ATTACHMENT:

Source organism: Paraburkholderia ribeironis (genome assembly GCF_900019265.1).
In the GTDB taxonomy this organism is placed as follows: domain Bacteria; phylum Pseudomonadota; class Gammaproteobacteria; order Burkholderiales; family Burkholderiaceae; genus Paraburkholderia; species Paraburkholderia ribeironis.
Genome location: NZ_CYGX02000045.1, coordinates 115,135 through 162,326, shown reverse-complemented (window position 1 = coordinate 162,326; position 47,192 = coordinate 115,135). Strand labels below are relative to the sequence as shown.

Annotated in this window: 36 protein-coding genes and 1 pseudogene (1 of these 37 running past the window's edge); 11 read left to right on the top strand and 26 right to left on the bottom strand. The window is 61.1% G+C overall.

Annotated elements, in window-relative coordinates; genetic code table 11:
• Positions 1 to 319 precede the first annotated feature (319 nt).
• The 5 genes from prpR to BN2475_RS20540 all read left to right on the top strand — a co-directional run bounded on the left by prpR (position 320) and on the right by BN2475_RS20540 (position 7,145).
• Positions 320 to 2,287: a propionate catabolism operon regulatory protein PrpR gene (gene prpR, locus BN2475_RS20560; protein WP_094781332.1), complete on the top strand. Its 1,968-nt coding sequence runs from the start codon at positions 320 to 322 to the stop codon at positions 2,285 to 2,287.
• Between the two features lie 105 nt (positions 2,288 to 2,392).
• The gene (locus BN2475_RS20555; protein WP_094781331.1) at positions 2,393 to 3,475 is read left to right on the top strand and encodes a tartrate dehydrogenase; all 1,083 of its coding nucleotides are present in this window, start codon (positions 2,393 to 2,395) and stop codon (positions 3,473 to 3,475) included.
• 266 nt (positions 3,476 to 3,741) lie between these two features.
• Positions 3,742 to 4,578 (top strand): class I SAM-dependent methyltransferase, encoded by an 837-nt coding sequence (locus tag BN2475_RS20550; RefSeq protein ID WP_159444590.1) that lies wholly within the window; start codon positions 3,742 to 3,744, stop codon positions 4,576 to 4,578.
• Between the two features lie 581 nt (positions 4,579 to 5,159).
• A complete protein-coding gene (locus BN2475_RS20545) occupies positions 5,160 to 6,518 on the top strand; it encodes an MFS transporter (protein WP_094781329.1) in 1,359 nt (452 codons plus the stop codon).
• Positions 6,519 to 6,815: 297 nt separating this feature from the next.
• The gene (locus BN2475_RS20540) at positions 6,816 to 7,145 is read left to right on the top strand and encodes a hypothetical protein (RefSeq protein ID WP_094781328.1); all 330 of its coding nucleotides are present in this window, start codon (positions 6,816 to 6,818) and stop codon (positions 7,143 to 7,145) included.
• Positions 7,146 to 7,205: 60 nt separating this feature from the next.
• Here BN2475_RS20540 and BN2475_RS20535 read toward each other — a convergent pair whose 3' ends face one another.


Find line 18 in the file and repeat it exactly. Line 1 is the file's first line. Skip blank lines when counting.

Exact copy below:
• Here BN2475_RS20540 and BN2475_RS20535 read toward each other — a convergent pair whose 3' ends face one another.